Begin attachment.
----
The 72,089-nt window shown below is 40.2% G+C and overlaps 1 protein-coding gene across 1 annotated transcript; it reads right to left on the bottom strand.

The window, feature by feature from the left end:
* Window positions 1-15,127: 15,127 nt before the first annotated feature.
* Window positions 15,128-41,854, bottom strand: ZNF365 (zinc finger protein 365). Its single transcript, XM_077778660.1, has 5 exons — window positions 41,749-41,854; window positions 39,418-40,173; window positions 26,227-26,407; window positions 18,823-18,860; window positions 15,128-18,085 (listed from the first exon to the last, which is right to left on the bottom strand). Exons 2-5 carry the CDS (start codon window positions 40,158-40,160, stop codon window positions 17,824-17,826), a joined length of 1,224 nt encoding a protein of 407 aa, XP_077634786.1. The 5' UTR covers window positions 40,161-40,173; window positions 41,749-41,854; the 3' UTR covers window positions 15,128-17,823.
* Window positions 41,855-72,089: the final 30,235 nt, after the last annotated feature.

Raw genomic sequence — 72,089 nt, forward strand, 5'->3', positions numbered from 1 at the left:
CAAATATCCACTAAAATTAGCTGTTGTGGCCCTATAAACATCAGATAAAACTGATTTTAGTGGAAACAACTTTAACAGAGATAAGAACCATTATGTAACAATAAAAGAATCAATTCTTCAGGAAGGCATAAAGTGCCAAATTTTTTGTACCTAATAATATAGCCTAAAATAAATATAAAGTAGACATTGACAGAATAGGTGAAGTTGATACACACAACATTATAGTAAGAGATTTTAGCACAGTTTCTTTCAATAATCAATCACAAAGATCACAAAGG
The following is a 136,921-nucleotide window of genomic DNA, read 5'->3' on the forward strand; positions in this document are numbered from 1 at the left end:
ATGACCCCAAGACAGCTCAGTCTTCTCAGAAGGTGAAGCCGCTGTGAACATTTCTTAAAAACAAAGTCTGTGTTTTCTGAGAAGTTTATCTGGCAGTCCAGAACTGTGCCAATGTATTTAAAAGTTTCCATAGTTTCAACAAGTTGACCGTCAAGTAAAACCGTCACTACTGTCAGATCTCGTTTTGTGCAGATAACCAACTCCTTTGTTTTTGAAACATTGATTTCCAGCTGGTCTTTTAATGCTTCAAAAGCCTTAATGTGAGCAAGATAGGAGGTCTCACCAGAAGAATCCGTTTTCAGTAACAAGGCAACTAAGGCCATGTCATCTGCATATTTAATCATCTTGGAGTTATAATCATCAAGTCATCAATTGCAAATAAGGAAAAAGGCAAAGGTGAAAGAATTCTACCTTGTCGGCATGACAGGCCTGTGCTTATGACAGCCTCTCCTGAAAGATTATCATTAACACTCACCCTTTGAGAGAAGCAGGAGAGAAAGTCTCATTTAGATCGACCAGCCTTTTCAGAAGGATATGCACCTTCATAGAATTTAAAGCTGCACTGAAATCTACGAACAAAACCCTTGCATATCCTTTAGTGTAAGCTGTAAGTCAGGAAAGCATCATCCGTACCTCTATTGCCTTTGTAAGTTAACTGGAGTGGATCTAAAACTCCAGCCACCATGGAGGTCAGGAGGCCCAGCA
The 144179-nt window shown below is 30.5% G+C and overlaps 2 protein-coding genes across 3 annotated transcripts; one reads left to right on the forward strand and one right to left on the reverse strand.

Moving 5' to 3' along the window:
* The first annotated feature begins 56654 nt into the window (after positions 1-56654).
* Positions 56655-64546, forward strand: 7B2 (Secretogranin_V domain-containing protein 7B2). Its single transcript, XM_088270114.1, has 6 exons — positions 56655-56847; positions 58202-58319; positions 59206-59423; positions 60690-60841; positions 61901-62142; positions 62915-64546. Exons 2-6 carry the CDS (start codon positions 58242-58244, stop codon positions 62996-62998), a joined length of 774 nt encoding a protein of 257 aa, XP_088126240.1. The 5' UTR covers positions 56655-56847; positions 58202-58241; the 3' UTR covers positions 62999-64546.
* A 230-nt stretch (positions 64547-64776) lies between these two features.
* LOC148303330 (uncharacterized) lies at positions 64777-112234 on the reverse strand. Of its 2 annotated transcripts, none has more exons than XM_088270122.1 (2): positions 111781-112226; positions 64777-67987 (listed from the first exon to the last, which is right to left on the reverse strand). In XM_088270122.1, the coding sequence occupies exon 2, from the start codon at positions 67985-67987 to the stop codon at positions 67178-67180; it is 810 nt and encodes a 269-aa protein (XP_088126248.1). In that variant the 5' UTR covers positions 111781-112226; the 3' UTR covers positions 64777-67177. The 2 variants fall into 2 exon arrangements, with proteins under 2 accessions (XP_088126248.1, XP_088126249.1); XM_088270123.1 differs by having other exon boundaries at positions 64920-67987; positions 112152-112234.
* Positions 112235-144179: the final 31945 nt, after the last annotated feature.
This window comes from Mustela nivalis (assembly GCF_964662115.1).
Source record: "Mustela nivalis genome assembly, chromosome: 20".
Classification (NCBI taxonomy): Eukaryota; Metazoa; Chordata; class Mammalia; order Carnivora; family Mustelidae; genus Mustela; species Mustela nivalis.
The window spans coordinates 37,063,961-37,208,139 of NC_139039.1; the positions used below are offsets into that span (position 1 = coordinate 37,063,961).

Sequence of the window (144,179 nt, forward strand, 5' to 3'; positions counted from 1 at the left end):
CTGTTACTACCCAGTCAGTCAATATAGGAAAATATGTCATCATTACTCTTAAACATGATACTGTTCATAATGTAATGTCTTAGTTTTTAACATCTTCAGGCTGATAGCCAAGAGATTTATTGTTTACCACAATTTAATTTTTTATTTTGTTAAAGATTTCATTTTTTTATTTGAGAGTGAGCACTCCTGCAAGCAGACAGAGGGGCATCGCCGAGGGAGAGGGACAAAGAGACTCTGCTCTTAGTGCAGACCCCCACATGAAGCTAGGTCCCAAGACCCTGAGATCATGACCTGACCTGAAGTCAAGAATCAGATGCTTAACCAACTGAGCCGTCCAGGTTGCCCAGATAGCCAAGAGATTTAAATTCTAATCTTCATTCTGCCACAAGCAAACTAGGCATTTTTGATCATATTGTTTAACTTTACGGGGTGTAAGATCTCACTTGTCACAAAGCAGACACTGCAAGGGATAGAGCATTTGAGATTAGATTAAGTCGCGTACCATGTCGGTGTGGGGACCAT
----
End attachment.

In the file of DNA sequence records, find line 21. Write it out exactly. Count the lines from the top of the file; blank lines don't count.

Sequence of the window (144,179 nt, forward strand, 5' to 3'; positions counted from 1 at the left end):